Advertising-Supported Software

Advertising-supported software integrates advertising functions into the program, so developers get paid by advertisers each time the program is run and a banner ad is presented to users. This popular business model helped many free open-source software developers to recover initial development costs and motivate them to continue to maintain and upgrade their products.

Example: Ubuntu, a free open-source operating system, features Amazon-affiliated advertisements when users search for apps, documents, music, and other data on its desktop interface. [4]

Dual Licensing

Dual licensing offers the same piece of software under an open-source licence and a commercial licence. Users can use the software for free under the open-source licence, provided that they do not violate the terms and conditions of the licence. Generally, users need to acquire a commercial licence when they are using the software to make profit. For example, embedding the open-source software into another program and sell it to generate revenue. Using dual licensing, customers can be attracted to a free open-source edition, then be part of an up-sell to a commercial enterprise edition, which can be used to finance the continual development of the free open-source version.

Example: Oracle’s MySQL offers an open-source general public licence and a commercial licence. Anyone who is developing and distributing open source applications under the open source general public licence is free to use MySQL. Anyone who wants to develop and distribute but does not want to release the source code for their application requires a commercial licence to use MySQL.[5]

Partner Funding

By partnering-up with sponsors, such as governments, universities, and companies, software developers can acquire enough funding to develop software that are released under an open-source licence.

Example: Mozilla Foundation, developer of the open source-based Firefox browser, receives most of its funding from Google as part of “search royalties” for using Google as a default search option in Firefox. [6]

Re-Licensing under a Proprietary Licence

Software vendors can re-license an open-source software product under a proprietary licence, if the product uses only the vendor-developed software and open-source software under a permissive free software licence. This is because vendor-developed software belongs to the vendor, and permissive free software licence gives vendor the ability to distribute future generations of the free open-source software for a price. Once the proprietary licence is acquired, the company can sell the product without the source code or software freedoms.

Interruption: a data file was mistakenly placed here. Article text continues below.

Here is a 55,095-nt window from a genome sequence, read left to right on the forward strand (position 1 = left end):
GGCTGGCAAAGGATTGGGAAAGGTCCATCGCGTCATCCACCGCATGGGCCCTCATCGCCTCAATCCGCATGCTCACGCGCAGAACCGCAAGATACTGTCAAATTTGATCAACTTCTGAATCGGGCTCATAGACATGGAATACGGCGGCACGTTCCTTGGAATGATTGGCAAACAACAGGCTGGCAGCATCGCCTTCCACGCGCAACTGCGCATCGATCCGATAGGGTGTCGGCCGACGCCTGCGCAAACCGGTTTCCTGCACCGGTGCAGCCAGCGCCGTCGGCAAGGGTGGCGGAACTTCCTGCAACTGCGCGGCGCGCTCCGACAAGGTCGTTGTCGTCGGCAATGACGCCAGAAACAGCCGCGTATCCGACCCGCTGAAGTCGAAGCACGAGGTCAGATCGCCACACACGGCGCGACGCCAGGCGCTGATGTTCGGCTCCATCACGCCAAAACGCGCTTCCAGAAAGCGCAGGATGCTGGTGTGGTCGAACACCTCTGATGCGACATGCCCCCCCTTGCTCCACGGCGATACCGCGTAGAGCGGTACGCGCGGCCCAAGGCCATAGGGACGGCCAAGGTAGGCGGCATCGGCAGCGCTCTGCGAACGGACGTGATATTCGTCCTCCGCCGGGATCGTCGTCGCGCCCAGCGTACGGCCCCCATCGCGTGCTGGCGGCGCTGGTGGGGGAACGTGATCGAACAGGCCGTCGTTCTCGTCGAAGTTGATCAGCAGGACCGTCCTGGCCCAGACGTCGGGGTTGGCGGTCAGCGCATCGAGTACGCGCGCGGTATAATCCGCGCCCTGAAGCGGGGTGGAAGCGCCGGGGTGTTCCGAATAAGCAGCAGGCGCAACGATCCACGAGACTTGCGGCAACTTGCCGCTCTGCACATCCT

Example: Apple Inc.’s Mac operating system consists of source codes and software from various open-source projects[7]. Since these projects only have permissive free software licences, Apple Inc. were able to re-license them and sold the Mac operating system as a commercial product. To make sure that the Mac operating system can continue to be sold as a commercial product, Apple Inc. later acquired all of the open-source software companies that it used in the Mac operating system to privatize the use of those software.

Software as a Service (SaaS)

Under SaaS, open-source software vendor sells subscriptions for online accounts and server access to customers, so customers do not need to manage and maintain complex software and hardware systems. With the emergence of cloud computing, SaaS has become an increasingly common business model. Most cloud providers manage the infrastructure and platforms that run the applications in exchange for subscription revenue. Paid customers are then provided access to application software and database, which in turn allow them to sell a variety of innovative services made possible by the open-source software and platform.

Example: Amazon.com uses SaaS for its Amazon Web Service, a collection of remote computing services that together make up a cloud computing platform. [8]

Selling Optional Proprietary Extensions

This business model is a variant of freemium business model. The software vendor offers a version of free open-source software with limited features, then sell proprietary but optional extensions, add-ons, and services to the open-source product. These proprietary products are usually intended to let customers get more value out of their data, infrastructure, or platform.

Example: IBM contributes to the Linux open-source operation system, which will not give IBM any financial returns. However, IBM also builds and delivers “IBM proprietary Linux software” to paying customers, which includes database software, middleware and other software that runs on top of the open-source Linux core.[9]

Selling Professional Services

In this model, the open-source software vendor generates revenue from providing value added services, such as training, technical support, and consulting, rather than the software itself.

Example: RedHat, Inc. is the creator, and the largest corporate contributor to the free open-source operating system Linux. The company relies on subscription to its training, support and consulting services to generate revenue.[10]

Development Process

Open-source software is generally developed by individuals interested in developing a piece of software to satisfy their specific needs and needs of others. The development process is driven by the needs and wants of the development team as well as the needs of the community. Developers decide to open-source their software for various reasons. Many believe that software source-code should always be available to the public. Some believe that the availability of source code result in a better quality of software. The software is likely to have a longer life-cycle is it is open-source. Even if the original development team stops the development, it is likely that some members of the community will continue improving and supporting the software. In many developer communities the act of open-sourcing software is a certain badge of honour. A person who contributes to open-source software increases his chances of employment with companies known to support the open-source movement.